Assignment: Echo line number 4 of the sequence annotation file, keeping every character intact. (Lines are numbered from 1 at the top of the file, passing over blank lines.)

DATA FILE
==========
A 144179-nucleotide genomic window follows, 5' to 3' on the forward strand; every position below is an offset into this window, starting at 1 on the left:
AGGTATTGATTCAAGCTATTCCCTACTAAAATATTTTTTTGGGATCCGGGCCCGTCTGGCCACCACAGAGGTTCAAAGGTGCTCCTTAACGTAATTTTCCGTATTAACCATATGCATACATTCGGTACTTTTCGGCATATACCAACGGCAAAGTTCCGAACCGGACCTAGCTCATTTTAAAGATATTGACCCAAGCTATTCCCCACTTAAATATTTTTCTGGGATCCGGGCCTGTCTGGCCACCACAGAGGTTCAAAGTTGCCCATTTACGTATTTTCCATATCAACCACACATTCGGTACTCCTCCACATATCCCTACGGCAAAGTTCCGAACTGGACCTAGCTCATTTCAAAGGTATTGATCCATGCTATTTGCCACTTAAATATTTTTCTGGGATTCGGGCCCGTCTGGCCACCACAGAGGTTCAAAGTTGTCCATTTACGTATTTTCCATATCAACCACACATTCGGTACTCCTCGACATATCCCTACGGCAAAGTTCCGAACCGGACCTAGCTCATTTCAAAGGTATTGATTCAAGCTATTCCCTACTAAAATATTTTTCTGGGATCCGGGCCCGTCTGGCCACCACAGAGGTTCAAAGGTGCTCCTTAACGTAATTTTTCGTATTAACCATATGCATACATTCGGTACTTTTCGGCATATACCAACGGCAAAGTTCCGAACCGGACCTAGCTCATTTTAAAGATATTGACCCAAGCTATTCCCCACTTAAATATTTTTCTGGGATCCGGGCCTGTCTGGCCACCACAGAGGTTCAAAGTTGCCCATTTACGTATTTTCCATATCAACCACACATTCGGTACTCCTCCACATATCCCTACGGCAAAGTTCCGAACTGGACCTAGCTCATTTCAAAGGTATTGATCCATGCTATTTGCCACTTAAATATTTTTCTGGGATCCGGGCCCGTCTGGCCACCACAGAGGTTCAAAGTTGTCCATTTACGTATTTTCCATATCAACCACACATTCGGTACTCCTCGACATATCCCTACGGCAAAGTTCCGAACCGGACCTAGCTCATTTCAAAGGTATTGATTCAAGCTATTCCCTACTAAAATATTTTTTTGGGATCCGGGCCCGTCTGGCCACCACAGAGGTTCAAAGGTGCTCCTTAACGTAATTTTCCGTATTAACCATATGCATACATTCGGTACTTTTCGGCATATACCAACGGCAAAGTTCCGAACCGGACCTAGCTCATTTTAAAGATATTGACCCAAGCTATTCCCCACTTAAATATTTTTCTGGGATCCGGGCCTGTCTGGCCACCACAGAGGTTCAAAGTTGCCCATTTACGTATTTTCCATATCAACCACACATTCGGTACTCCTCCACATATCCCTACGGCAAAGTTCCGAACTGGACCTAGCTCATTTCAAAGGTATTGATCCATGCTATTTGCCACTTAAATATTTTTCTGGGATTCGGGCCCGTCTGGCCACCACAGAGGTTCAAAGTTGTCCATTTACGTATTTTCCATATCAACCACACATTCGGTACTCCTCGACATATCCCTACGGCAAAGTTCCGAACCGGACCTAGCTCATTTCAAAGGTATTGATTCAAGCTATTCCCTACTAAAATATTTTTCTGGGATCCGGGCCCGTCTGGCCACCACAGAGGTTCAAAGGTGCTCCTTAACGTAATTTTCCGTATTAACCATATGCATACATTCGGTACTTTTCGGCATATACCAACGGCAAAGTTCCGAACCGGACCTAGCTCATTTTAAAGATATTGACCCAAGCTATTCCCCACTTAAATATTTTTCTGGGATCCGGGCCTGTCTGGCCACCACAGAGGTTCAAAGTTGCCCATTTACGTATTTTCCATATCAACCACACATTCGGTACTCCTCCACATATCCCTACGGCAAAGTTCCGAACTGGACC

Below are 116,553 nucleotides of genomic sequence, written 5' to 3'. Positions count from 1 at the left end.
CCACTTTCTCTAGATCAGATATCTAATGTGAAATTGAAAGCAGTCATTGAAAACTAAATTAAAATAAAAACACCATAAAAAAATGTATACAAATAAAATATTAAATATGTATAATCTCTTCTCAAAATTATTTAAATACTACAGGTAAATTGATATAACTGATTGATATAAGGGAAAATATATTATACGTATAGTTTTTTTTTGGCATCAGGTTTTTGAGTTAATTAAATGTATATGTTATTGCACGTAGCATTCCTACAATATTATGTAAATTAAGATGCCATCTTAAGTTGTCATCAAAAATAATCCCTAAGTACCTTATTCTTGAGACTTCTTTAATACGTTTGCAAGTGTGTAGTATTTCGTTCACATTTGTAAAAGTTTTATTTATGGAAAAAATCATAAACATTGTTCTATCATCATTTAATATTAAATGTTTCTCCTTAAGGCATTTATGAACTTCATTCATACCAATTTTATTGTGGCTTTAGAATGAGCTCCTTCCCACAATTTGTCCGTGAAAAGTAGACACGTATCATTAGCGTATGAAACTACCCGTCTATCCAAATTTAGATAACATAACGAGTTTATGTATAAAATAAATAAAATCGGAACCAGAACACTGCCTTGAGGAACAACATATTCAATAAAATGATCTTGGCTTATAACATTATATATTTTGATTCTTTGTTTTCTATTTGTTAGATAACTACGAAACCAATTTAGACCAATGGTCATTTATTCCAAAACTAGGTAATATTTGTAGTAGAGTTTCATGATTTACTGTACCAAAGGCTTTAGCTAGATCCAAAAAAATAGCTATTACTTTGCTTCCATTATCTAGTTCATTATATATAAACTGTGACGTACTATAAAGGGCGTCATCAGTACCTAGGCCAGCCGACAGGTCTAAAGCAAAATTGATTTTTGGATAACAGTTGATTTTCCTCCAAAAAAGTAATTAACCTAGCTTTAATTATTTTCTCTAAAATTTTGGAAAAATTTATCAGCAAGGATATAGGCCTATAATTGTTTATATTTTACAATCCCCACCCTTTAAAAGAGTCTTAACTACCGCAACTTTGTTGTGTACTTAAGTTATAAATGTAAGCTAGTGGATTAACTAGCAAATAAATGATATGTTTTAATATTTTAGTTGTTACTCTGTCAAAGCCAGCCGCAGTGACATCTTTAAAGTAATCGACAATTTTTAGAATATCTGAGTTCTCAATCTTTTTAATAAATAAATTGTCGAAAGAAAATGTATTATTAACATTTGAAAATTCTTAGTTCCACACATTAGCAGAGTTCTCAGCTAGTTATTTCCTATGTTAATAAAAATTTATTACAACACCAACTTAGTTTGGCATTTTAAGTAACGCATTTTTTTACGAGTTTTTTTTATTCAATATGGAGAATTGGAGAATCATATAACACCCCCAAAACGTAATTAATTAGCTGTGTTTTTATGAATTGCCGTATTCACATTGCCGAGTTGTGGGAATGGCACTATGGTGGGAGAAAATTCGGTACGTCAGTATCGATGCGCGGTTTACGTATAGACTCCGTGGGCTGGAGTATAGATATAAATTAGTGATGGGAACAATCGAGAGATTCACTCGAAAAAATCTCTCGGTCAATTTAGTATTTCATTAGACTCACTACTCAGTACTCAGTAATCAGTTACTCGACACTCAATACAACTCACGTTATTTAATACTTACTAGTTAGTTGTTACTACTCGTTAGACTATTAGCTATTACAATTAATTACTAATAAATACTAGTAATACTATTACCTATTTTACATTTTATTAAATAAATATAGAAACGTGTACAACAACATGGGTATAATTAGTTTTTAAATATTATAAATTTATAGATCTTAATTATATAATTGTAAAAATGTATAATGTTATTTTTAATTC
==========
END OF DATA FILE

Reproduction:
CCACTTTCTCTAGATCAGATATCTAATGTGAAATTGAAAGCAGTCATTGAAAACTAAATTAAAATAAAAACACCATAAAAAAATGTATACAAATAAAATATTAAATATGTATAATCTCTTCTCAAAATTATTTAAATACTACAGGTAAATTGATATAACTGATTGATATAAGGGAAAATATATTATACGTATAGTTTTTTTTTGGCATCAGGTTTTTGAGTTAATTAAATGTATATGTTATTGCACGTAGCATTCCTACAATATTATGTAAATTAAGATGCCATCTTAAGTTGTCATCAAAAATAATCCCTAAGTACCTTATTCTTGAGACTTCTTTAATACGTTTGCAAGTGTGTAGTATTTCGTTCACATTTGTAAAAGTTTTATTTATGGAAAAAATCATAAACATTGTTCTATCATCATTTAATATTAAATGTTTCTCCTTAAGGCATTTATGAACTTCATTCATACCAATTTTATTGTGGCTTTAGAATGAGCTCCTTCCCACAATTTGTCCGTGAAAAGTAGACACGTATCATTAGCGTATGAAACTACCCGTCTATCCAAATTTAGATAACATAACGAGTTTATGTATAAAATAAATAAAATCGGAACCAGAACACTGCCTTGAGGAACAACATATTCAATAAAATGATCTTGGCTTATAACATTATATATTTTGATTCTTTGTTTTCTATTTGTTAGATAACTACGAAACCAATTTAGACCAATGGTCATTTATTCCAAAACTAGGTAATATTTGTAGTAGAGTTTCATGATTTACTGTACCAAAGGCTTTAGCTAGATCCAAAAAAATAGCTATTACTTTGCTTCCATTATCTAGTTCATTATATATAAACTGTGACGTACTATAAAGGGCGTCATCAGTACCTAGGCCAGCCGACAGGTCTAAAGCAAAATTGATTTTTGGATAACAGTTGATTTTCCTCCAAAAAAGTAATTAACCTAGCTTTAATTATTTTCTCTAAAATTTTGGAAAAATTTATCAGCAAGGATATAGGCCTATAATTGTTTATATTTTACAATCCCCACCCTTTAAAAGAGTCTTAACTACCGCAACTTTGTTGTGTACTTAAGTTATAAATGTAAGCTAGTGGATTAACTAGCAAATAAATGATATGTTTTAATATTTTAGTTGTTACTCTGTCAAAGCCAGCCGCAGTGACATCTTTAAAGTAATCGACAATTTTTAGAATATCTGAGTTCTCAATCTTTTTAATAAATAAATTGTCGAAAGAAAATGTATTATTAACATTTGAAAATTCTTAGTTCCACACATTAGCAGAGTTCTCAGCTAGTTATTTCCTATGTTAATAAAAATTTATTACAACACCAACTTAGTTTGGCATTTTAAGTAACGCATTTTTTTACGAGTTTTTTTTATTCAATATGGAGAATTGGAGAATCATATAACACCCCCAAAACGTAATTAATTAGCTGTGTTTTTATGAATTGCCGTATTCACATTGCCGAGTTGTGGGAATGGCACTATGGTGGGAGAAAATTCGGTACGTCAGTATCGATGCGCGGTTTACGTATAGACTCCGTGGGCTGGAGTATAGATATAAATTAGTGATGGGAACAATCGAGAGATTCACTCGAAAAAATCTCTCGGTCAATTTAGTATTTCATTAGACTCACTACTCAGTACTCAGTAATCAGTTACTCGACACTCAATACAACTCACGTTATTTAATACTTACTAGTTAGTTGTTACTACTCGTTAGACTATTAGCTATTACAATTAATTACTAATAAATACTAGTAATACTATTACCTATTTTACATTTTATTAAATAAATATAGAAACGTGTACAACAACATGGGTATAATTAGTTTTTAAATATTATAAATTTATAGATCTTAATTATATAATTGTAAAAATGTATAATGTTATTTTTAATTC